Back in Alaska, Evans continued training with his unit. When he was halfway done with his initial contract, his unit was slated for another deployment to Afghanistan, but going back would require Evans to extend his contract with the Army for another year.
“I wanted to go again,” he said. “I loved my time on my first deployment and wanted to stay with my unit and go back for more.”
Evans explained that many members of his unit had been together since basic training, so they all shared a strong bond. Before he left the Army, he wanted to share one more deployment with his brothers.
By January 2009, Evans was back on the ground in the Middle East in support of Operation Enduring Freedom, and explained this deployment was different than the first. “We weren’t the primary force in Afghanistan,” said Evans. “We didn’t conduct nearly as many operations as we did when we were in Iraq but still engaged in combat a few times.”
While in Afghanistan, Evans worked with and supported Afghan forces, which included providing support at police stations and stabilizing the Afghan military forces. Evans spent a year overseas and in February of 2010, made the trip back home to Alaska. Less than two months later, he ended his service in the Army and travelled back to his hometown of Palm Springs, Florida.
After his separation from the Army, Evans felt like something was missing from his life. He soon moved to Arizona to attend the Universal Technical Institute, where, after two years, he received his associate’s degree. He worked for four years as a detention officer for the Maricopa Sheriff’s Department in Arizona.
“Throughout my time working at the detention center, I felt like something was missing,” Evans said. “I knew I missed the Army, but I kept reminding myself why I left.” He explained his bond with the members of his unit was something that nothing compared to in a lot of ways; he longed for it, but was not interested in going back to the Army’s ranks.
“I always wanted to be a Marine,” Evans said. “I just liked the opportunities that the Army had at the time I was enlisting.” In 2015, Evans married his girlfriend, Jovana, who supported his decision to return to military service.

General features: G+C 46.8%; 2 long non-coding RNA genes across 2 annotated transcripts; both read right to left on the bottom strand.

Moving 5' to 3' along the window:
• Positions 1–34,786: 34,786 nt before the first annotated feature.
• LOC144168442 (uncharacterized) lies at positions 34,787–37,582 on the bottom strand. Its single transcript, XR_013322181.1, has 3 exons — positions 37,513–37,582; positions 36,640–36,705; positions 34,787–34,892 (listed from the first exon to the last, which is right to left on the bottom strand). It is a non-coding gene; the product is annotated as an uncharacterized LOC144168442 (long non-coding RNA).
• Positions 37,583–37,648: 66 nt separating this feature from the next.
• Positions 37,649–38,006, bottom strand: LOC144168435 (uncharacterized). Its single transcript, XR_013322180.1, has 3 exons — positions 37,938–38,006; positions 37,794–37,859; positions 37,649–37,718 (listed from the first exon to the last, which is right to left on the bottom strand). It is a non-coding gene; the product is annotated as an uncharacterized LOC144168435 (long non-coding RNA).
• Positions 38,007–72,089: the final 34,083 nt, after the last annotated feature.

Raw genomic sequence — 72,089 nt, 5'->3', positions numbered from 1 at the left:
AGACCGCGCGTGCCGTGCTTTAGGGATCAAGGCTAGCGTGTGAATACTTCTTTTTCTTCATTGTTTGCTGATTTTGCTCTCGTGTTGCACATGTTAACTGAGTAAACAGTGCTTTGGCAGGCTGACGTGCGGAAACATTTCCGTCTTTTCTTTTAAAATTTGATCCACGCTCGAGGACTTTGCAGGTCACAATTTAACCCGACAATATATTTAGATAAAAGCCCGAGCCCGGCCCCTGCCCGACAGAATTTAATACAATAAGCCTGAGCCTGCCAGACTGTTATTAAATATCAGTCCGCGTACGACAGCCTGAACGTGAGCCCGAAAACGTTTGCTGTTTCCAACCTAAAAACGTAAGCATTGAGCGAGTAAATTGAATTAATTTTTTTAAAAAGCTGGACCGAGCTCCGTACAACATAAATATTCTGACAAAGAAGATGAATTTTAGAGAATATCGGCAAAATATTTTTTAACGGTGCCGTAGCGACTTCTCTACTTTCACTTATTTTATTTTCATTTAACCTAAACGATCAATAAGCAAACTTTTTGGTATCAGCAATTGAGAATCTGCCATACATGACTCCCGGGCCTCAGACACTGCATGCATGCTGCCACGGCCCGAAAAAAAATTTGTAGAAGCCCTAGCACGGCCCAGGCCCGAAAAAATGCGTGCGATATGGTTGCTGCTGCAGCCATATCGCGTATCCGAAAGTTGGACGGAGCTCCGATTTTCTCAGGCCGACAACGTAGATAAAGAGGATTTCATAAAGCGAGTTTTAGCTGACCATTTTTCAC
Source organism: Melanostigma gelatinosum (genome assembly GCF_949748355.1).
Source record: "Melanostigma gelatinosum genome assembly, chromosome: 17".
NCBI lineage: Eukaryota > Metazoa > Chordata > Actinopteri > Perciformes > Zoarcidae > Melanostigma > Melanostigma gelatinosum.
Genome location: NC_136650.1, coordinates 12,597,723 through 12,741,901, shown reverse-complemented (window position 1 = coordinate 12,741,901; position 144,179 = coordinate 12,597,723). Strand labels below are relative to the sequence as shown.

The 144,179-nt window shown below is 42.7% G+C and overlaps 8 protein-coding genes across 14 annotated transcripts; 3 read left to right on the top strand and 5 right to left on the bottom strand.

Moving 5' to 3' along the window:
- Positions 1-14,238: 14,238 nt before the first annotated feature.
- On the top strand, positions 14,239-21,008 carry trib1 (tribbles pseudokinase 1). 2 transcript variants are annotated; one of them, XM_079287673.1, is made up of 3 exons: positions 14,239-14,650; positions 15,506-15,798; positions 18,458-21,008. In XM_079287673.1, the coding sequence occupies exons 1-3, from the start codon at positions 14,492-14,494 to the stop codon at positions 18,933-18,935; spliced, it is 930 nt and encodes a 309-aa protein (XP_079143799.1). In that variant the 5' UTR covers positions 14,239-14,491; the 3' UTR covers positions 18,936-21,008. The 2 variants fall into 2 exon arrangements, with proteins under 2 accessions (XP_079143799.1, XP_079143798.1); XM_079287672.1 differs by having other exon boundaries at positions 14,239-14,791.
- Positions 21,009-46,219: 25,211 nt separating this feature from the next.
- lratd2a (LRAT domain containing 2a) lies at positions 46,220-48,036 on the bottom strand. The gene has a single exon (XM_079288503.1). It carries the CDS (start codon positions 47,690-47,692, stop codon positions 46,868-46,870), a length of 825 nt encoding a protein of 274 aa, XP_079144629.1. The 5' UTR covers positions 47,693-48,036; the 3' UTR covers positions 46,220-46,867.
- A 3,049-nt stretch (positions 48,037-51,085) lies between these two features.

Filling the Hole
They lived a block away from a Marine Corps recruiting station, and after explaining his situation to the recruiters, he said they began the paperwork without hesitation.In February of 2016, Evans found himself again at recruit training, only this time standing tall on the yellow footprints at Marine Corps Recruit Depot San Diego as a Marine Corps recruit.
He remembered his experiences in Basic Combat Training with the Army and said that it was hard to compare. “There’s so much of a difference between the Army and Marine Corps basic training,” Evans said. “There’s a lot more aggression and responsibility than there is in the Army.”
He described recruit training as a humbling experience for a combat veteran.
“I have seen a lot of what we learn firsthand,” Evans said. “I wanted to let the young recruits take the responsibilities and leadership roles so that they don’t miss out on the valuable things they can learn from this training.”
Following graduation from recruit training, Evans will report to the School of Infantry at Marine Corps Base Camp Pendleton, California, to train as a Marine Corps infantryman. He said he plans on trying out to be a reconnaissance Marine or a Marine Raider and making a career out of the Corps.
Written June 09, 2016 By Marine Corps Sgt. Tyler Viglione Marine Corps Recruit Depot San DiegoRepublished and redistributed by permission of DoD.